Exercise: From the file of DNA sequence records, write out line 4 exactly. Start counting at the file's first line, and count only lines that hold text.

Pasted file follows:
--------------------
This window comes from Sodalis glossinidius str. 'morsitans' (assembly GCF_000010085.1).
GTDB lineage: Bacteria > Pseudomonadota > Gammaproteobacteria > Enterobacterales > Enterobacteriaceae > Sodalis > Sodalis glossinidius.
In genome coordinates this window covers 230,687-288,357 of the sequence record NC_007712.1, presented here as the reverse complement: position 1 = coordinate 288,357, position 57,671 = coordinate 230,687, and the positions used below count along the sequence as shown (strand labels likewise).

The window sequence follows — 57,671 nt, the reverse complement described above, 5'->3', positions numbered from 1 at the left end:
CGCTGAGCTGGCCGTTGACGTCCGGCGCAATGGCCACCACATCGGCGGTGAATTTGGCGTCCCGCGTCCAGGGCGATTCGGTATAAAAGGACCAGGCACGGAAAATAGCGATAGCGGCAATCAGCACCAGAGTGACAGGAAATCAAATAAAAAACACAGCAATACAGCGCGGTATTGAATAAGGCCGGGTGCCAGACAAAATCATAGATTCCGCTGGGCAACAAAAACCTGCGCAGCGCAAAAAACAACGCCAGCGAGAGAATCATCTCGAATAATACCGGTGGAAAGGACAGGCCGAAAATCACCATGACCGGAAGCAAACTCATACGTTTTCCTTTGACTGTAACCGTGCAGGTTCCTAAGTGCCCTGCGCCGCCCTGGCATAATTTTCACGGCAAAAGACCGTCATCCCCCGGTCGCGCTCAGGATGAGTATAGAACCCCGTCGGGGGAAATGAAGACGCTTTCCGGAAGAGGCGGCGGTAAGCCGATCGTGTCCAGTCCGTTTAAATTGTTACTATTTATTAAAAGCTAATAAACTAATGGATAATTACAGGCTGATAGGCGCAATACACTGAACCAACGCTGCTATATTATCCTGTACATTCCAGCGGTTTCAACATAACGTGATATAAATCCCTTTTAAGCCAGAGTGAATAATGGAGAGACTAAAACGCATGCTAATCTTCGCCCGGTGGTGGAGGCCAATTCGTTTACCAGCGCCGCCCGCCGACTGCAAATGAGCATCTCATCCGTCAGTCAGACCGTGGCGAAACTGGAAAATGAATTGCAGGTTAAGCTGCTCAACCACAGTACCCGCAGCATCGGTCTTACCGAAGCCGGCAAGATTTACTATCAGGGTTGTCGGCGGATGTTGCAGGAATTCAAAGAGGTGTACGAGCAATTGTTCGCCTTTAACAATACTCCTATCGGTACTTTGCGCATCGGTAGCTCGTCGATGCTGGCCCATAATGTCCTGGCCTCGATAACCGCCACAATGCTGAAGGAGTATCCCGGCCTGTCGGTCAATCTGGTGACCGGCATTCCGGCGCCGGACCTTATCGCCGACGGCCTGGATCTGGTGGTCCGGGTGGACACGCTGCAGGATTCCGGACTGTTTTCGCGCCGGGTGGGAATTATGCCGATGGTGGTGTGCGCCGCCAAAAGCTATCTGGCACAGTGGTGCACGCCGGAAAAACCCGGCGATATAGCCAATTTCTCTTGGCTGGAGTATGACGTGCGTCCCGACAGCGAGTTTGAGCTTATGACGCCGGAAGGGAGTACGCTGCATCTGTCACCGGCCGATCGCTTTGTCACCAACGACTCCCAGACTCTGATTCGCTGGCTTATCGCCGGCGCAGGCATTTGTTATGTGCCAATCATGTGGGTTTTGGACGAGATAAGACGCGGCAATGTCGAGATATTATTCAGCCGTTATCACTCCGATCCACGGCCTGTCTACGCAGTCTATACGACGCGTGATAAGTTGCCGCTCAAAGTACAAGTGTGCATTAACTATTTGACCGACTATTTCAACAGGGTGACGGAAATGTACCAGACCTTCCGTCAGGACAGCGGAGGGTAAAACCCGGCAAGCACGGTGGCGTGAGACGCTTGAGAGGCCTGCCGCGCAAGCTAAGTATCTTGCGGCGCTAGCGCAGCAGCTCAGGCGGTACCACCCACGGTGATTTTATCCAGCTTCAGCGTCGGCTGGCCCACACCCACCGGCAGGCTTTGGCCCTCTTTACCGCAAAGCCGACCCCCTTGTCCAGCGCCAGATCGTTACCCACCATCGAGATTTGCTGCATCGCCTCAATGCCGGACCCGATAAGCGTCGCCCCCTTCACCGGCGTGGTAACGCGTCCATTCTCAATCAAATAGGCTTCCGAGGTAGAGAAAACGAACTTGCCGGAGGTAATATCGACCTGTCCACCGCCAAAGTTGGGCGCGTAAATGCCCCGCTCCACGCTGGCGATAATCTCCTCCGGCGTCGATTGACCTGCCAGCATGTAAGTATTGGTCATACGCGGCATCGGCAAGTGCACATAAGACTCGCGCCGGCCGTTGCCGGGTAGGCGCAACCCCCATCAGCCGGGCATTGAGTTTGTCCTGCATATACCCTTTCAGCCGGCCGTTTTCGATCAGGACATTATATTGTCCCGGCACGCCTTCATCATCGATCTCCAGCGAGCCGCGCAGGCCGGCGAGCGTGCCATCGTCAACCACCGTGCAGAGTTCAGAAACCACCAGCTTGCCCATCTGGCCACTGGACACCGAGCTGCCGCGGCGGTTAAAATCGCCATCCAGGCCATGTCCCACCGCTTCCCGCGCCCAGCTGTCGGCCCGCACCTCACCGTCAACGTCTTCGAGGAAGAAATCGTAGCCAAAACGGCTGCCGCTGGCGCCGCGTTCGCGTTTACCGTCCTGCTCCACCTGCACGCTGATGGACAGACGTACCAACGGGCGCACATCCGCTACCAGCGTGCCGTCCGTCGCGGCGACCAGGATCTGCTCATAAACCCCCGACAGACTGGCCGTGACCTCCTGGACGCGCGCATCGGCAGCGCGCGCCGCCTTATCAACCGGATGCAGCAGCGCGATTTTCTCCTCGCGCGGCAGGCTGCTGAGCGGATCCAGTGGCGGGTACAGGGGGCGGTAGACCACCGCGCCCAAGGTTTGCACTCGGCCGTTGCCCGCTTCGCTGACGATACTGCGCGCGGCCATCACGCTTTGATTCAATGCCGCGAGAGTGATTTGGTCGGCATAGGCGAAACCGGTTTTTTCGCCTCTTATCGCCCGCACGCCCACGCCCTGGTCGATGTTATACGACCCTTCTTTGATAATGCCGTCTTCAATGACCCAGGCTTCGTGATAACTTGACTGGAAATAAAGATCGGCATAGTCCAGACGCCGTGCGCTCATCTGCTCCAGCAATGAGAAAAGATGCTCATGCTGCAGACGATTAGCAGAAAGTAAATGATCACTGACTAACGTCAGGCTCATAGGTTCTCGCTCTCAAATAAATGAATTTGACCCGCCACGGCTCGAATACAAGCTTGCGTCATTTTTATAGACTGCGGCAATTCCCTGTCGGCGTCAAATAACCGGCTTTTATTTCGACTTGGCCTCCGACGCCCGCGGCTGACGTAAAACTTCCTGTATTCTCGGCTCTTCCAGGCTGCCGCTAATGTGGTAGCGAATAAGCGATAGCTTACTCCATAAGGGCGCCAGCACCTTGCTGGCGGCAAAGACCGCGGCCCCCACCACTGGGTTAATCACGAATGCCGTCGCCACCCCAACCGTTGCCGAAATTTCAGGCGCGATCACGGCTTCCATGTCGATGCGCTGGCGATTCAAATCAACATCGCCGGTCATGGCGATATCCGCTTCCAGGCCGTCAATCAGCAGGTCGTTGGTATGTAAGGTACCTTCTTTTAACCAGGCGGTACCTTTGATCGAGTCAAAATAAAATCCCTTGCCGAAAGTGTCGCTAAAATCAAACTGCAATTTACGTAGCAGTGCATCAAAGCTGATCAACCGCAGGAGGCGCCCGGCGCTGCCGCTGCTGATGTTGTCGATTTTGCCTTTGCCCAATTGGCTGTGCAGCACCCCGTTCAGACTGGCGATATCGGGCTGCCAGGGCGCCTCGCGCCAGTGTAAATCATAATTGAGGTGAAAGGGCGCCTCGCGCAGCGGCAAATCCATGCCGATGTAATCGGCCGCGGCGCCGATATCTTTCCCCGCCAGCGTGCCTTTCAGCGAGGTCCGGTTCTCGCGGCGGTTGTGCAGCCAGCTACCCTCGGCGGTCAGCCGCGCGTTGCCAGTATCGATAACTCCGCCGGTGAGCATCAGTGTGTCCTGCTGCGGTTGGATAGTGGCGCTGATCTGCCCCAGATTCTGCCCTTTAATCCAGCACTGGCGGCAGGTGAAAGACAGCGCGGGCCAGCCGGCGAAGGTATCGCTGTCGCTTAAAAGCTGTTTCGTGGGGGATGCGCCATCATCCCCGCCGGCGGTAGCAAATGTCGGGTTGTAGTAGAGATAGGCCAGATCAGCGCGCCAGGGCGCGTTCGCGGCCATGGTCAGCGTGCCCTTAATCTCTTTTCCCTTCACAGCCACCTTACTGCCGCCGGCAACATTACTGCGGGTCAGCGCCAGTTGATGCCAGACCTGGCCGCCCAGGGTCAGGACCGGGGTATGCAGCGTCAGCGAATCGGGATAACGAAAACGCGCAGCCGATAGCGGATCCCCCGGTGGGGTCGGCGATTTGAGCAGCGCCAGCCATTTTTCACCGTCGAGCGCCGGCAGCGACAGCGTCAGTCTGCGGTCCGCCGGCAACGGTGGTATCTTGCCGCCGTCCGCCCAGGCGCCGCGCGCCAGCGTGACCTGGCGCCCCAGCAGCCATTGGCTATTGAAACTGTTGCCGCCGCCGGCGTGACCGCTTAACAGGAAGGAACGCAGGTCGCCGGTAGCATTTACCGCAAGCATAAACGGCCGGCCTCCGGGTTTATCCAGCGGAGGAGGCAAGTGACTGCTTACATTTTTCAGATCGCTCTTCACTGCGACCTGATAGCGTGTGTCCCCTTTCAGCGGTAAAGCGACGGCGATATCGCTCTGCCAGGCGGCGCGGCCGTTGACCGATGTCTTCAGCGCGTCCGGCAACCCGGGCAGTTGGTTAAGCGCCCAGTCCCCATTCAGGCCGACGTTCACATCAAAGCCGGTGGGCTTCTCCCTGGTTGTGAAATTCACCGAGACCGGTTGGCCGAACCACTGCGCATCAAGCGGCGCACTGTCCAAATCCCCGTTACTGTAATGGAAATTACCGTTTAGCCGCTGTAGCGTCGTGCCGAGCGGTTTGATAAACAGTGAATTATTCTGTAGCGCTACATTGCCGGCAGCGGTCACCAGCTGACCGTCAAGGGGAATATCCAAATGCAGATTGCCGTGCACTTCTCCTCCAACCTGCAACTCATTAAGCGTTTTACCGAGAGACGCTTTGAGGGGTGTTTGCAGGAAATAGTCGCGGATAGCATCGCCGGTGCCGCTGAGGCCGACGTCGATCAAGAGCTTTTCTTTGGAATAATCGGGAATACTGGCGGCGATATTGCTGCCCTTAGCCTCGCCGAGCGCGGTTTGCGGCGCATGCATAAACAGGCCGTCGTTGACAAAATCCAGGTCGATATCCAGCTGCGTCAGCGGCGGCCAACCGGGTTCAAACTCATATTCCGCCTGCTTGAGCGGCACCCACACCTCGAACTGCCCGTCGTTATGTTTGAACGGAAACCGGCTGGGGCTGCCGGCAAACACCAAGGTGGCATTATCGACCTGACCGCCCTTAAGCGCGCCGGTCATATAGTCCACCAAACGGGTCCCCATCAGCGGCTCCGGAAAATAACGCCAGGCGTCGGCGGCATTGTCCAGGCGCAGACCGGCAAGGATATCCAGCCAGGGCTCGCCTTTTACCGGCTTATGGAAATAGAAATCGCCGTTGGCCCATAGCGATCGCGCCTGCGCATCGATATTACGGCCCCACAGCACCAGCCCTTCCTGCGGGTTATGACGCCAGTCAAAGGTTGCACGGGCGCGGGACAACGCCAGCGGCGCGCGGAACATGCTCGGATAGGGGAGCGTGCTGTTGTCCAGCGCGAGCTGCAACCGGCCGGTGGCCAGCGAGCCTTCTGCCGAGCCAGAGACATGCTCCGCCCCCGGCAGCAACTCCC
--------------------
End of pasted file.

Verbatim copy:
The window sequence follows — 57,671 nt, the reverse complement described above, 5'->3', positions numbered from 1 at the left end: